Cast your minds back to April, shortly after the rhododendrons received their ‘renovation’ prune.
We’ve had to wait a few weeks for the tree surgeons to come in and finish off the job and in the meantime of course the leaves have filled out, closing the view right back down.
Moving the ducks to a place of safety all I could hear were shouts of “Whoa, WHOA!!!!” as the guys negotiated the drive with their land rover and trailer. The notorious hairpin bend has claimed its fair share of victims (here) but the tree surgeons made it through unscathed.
Work gets underway
Harnessing up after lunch
With the foliage gone the quality of the light in the kitchen had already changed for the better.
There was, in certain quarters, a severe case of chainsaw envy. Will you look at the length of that blade (above). Until Himself tried to lift the machine off the grass… when perhaps his saw, at half the size, would maybe do after all. Boys, huh.
Peony ‘Bowl of Beauty’, with more buds this year than ever before, was looking a tad vulnerable
Every tree branch was having to be dragged up through the garden to the chipper. But with Mike’s hastily conceived MDF construction my plant lost not a single leaf.
“Thanks…” One of the chaps passed the open door of my refuge in the greenhouse.
“For living on such a sloping site!”
At last. Seeing the wood for the trees..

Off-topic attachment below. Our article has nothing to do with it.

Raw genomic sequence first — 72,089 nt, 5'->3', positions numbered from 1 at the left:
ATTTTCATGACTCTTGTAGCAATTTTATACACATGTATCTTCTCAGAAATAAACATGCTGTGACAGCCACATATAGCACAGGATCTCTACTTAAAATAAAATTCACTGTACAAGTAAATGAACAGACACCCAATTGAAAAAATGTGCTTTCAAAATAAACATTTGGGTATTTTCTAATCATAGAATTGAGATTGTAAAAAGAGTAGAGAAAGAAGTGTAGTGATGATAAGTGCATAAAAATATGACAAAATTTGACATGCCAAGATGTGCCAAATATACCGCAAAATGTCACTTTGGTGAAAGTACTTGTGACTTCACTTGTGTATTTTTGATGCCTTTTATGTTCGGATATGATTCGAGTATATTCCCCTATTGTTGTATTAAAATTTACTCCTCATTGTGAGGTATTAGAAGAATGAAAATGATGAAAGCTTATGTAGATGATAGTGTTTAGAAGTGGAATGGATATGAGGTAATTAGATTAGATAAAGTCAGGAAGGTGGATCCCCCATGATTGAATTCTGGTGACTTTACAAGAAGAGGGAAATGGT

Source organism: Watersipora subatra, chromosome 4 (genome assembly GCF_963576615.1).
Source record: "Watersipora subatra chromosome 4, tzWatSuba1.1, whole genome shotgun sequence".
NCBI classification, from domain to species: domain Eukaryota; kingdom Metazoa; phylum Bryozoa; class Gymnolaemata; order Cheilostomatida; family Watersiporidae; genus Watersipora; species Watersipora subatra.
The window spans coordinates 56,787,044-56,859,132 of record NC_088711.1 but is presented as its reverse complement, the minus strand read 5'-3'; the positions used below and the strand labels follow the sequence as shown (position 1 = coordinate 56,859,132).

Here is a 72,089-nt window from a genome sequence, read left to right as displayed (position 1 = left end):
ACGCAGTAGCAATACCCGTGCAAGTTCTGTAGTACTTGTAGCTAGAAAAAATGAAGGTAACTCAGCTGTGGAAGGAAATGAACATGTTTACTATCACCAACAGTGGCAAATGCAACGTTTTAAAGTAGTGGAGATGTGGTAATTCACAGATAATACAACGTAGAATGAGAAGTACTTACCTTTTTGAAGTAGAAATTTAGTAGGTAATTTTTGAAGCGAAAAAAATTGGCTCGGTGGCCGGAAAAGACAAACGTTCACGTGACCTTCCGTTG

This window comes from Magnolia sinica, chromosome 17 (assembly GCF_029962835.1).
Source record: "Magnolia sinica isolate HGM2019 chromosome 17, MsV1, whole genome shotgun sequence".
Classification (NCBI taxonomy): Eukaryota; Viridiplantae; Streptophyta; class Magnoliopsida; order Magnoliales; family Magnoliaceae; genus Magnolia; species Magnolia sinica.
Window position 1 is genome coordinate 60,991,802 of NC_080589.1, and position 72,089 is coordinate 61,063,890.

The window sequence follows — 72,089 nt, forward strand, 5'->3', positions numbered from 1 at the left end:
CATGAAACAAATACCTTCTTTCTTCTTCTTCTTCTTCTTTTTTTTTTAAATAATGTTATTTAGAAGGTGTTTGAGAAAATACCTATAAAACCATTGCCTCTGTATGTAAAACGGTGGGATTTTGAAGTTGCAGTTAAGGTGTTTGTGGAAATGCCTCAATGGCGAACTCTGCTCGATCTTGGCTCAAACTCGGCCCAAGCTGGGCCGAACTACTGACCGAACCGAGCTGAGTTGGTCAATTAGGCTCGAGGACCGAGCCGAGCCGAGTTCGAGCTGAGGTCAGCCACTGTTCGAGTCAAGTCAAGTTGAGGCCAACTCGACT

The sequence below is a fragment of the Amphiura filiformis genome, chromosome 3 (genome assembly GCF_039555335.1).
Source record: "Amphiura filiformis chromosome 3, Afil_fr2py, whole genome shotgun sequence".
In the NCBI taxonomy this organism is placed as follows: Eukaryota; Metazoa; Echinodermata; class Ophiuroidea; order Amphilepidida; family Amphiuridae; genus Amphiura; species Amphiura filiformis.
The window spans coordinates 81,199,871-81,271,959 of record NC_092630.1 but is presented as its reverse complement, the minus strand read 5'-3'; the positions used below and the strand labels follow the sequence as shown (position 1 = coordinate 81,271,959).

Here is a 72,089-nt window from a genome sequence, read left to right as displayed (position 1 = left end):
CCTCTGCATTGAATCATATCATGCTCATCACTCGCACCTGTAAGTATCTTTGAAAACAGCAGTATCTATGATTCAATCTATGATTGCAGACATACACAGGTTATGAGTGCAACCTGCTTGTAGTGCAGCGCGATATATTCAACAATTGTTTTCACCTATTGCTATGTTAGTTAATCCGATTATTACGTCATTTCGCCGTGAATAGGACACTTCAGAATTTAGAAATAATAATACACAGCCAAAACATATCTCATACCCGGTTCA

It was a much tougher job than they’d expected, not least getting the largest of the tree trunks down to a reasonable level, even with the benefit of their extra long saw. The stump that remains is over four feet across.
Contemplating the work ahead.. a passing blogger provides scale.
The tree fellas are not done yet either. We’ve booked them to come back for another three days.. and that’s just for one more tree. It’s huge. They were thinking about a crane, but given the impossibility of getting such a thing down here in the first place it now looks as if they’ll be using a zip line.. the mind boggles. And you’ll see it here first.
A rather tenuous link, perhaps, to Garden Bloggers’ Foliage Day this month. But it is the setting of our gardens that acts as the all important frame to the picture that we create within. And for many of us it’s the foliage of trees which provides at least part of that frame, even if it might be from distant trees that can be ‘borrowed’ for the sake of the scene that we wish to paint.
Join Christina at her Garden of the Hesperides (here) who is planning dramatic changes of her own.
The ducks, meanwhile, have returned to survey their new surroundings.